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Mastercard has decided to remove its name from its logo, using only the symbol of red and yellow intersecting circles on all cards, advertising, digital, marketing initiatives and at physical and digital retail payment points. The subtle but important identity refresh by longtime Mastercard design firm, Pentagram, follows the credit card’s full rebrand two years ago. Following two years of research, Mastercard found that more than 80 percent of people recognized the Mastercard symbol without the name. Consequently, the company was ready to take this big step in brand evolution joining a small stable of brands like Nike, Apple and Target that rely on an image and not a name in all marketing communications. Yes, simplicity is a good thing. And yes, the world has embraced symbols and icons big time! We’ll see if it is a passing trend or just the beginning of what’s to come. Like many things, not for everyone…
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Kenzo Spring/Summer 2019 campaign featuring Carol Lim and Wendy Leon. Photography by David LaChapelle.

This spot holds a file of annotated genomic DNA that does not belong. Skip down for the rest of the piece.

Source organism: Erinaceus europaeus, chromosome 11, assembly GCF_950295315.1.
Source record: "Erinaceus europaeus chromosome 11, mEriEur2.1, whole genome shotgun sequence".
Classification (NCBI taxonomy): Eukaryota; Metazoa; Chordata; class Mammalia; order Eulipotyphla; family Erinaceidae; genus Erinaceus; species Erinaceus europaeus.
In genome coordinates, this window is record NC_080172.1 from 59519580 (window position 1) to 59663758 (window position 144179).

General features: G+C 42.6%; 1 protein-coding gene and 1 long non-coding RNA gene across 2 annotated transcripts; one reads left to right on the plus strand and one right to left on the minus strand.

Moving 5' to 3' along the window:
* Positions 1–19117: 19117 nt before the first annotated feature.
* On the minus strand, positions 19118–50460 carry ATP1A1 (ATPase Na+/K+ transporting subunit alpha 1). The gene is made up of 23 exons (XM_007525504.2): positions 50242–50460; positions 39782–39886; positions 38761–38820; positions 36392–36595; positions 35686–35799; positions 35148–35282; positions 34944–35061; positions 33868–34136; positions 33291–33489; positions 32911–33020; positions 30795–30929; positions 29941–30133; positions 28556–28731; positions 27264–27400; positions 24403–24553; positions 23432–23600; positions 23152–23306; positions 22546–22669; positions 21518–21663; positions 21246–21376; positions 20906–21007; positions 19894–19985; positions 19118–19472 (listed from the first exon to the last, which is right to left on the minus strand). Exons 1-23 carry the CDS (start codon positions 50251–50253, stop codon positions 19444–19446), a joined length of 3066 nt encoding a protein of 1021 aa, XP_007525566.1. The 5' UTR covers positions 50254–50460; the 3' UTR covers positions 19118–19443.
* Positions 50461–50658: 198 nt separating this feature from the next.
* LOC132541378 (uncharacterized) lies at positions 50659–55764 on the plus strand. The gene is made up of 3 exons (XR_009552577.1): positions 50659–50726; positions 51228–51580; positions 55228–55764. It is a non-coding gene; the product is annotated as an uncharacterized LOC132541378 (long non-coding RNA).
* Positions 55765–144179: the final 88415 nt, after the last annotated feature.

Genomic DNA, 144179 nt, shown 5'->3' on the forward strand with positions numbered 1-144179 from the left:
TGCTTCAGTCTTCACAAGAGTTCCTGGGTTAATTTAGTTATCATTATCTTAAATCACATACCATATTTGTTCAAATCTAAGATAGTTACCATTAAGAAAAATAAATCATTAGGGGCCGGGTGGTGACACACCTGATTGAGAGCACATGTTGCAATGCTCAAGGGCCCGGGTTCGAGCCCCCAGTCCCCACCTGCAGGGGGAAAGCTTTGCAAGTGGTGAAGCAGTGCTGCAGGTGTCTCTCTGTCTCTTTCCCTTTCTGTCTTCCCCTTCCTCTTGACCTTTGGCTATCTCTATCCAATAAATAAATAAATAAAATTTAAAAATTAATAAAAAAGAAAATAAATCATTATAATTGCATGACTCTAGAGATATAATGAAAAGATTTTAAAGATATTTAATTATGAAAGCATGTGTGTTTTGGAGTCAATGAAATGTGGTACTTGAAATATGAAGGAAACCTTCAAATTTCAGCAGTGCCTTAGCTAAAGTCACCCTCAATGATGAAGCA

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Abbott Miller’s identity design for the French Embassy’s new bookstore Albertine is elegant and quietly powerful (and very French).
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“Dream Crazy” will go down in the advertising history books. Colin Kaepernick stars in yet another brash Nike ad campaign winning fans, provoking critics and refueling a conversation on racial inequities and the role of brands addressing social issues. The ad is memorable on its own, but the controversy and discussion it launched will be remember as historically significant. A tweet kicked everything off with the renowned Nike agency, Wieden & Kennedy’s tagline, “Believe in something, even if it means sacrificing everything.” The commercial became award-winning, named outstanding commercial at the Creative Arts Emmys, the first time Nike has won the award since 2002. Kudos to Nike supporting Kaepernick and Wieden & Kennedy for yet another impactful campaign.